Sunday, 3 November 2019

Going wild.

Hello and welcome to my Blog.

‘Find me if you can’

When I first began painting I wanted 
to be a ‘serious landscape artist’.

My paintings were about trying to copy the landscape.
To depict it as it really is.  

Then I realised I would never achieve it.
Nature has it to perfection.

I began to search for another way to make 
landscape paintings and I realised it didn’t have 
to be a literal representation of my surroundings.  

My work has evolved over 20 years and I have 
enjoyed the journey experimenting 
with different materials.

Oils became my favourite medium.
I love the creamy luscious feeling as I work,
making marks and ‘sculpting’ the paint.

‘Best of all times’

As I gained confidence my work became wilder...
I loosened up, making gestural sweeps with a 
brush or other tools. It seemed I had found my ‘voice’ 
and marks seemed to appear almost magically.

As I progressed, I found taking risks with my art 
and not being too ‘precious’ was the most valuable lesson.
I would recommend this to anyone wondering 
how to move on in their work.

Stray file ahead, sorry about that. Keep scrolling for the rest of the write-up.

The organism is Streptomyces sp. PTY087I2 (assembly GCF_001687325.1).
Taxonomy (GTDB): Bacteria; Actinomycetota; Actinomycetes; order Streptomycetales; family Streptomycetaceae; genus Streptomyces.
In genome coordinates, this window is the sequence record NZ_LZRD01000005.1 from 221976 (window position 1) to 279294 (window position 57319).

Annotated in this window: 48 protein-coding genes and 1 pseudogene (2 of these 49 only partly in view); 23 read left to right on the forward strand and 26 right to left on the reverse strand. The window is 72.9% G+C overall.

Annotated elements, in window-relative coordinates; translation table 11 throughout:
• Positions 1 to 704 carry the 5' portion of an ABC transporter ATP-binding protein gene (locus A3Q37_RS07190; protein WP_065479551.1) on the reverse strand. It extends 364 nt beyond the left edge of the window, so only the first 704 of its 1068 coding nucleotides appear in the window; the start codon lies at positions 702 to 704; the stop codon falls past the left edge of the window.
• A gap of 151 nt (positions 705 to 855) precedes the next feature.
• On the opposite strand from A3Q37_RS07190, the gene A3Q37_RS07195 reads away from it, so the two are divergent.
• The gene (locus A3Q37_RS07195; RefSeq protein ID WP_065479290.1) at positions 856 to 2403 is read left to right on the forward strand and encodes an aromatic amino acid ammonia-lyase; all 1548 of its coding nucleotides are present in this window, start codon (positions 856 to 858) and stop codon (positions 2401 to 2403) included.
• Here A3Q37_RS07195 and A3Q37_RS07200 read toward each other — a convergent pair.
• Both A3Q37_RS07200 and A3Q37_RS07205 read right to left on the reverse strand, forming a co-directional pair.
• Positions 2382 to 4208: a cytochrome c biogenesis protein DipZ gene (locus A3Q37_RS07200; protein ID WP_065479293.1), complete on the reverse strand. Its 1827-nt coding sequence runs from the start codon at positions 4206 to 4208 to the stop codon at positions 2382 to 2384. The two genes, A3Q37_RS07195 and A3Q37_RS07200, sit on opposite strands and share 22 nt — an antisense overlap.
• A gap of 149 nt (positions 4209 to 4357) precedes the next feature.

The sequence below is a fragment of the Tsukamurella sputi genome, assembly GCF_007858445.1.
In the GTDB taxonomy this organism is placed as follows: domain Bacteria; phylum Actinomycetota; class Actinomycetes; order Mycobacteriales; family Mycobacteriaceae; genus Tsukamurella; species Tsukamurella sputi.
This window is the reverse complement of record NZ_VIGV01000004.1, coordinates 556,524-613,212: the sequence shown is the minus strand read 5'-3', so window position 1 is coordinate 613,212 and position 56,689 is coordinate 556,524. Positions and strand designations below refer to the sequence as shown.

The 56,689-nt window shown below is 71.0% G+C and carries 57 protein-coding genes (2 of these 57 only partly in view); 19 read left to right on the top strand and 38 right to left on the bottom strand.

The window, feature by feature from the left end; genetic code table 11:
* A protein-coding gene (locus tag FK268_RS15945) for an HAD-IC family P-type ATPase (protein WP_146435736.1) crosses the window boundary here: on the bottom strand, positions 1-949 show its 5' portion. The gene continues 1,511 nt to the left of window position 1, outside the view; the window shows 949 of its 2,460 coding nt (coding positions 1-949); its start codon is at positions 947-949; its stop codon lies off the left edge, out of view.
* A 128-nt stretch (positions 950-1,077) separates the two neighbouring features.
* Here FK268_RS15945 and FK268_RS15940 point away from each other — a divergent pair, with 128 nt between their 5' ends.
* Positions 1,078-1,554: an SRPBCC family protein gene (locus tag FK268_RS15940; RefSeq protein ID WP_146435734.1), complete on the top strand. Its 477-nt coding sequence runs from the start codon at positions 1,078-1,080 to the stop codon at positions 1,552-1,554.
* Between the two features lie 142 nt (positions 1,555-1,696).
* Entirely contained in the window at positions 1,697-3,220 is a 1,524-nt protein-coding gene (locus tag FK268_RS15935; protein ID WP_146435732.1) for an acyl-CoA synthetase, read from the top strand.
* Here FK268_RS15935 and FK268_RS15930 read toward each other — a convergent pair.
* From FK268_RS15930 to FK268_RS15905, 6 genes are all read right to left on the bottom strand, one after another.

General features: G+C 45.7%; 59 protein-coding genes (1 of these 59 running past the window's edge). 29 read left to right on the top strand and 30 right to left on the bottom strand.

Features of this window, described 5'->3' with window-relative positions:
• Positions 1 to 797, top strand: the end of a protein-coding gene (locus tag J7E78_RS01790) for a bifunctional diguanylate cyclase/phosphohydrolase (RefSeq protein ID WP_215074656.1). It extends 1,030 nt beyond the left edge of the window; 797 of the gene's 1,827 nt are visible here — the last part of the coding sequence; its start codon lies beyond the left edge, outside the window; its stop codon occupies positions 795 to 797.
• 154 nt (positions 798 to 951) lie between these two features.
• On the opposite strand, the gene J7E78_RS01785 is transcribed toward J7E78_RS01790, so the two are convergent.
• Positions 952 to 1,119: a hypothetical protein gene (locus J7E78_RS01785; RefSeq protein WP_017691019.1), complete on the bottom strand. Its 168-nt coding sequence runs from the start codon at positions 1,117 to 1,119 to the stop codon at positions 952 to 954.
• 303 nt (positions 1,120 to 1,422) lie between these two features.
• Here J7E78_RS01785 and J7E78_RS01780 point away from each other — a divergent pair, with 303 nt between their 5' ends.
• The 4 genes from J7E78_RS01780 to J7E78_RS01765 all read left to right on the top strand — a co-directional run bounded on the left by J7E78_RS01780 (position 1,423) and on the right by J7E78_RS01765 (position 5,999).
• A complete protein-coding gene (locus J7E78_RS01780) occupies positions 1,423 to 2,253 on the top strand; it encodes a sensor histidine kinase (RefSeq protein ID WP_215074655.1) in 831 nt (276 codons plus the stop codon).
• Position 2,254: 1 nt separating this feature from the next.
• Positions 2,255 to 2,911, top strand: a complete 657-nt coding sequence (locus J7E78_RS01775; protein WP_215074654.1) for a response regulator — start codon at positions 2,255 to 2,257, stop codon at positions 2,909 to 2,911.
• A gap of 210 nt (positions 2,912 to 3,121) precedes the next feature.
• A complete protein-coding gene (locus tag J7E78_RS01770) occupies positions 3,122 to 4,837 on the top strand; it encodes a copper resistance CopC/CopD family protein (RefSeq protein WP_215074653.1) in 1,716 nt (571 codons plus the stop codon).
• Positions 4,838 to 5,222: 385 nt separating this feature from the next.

‘Every turn of the tide

My pictures might be described as 
imaginary places with a hint of memories.

Layers of paint and scribbles give a worn appearance.
There is often a reference to landscape and the coast.

Other pieces might depict objects drawn loosely 
here and there, as if a still life arrangement.
Or geometric shapes.

  ‘Taking tea together, will you join us?’

A picture with drawing in the paint.
Loose and gestural.


Nothing is wasted when I use the 
leftover oils on my palette.  

On a piece of Arches oil paper I make 
random marks and gestures with the paint. 

Any colour will do and there is no particular plan.  
I turn the paper round to create little mini landscapes.

Sometimes there are parts I can
crop to use as cards or bookmarks.

Here is a leftover from this week...

Reminiscent of autumn fields 
or sea marshes along the East Coast. 

Leftover paint was used in a similar 
way on this small canvas.

Paint was scrubbed on and scraped back.
Dark and mysterious, the image gave it 
an ethereal feeling of a moonlit scene.

I took photos of the process to see where 
it changed as I continued to work.

Stage one...

then the under painting became
a little wilder....

I liked it but wanted to move on with 
some more bold marks....

Several days later, using a roller,
 the final marks were placed.
Time to stop.

The finished picture...

Here it is, sitting in my home 
next to a ceramic pot by Lyn Lovitt and 
a small wood sculpture carved by Mike Lovitt.

‘I lose my thoughts to nature’s dream’

Oils and cold wax medium on 12 x 16 inch canvas 
in a black wood float frame.

The title reflects my mood and inner voice...

Until next time...
Thank you for visiting.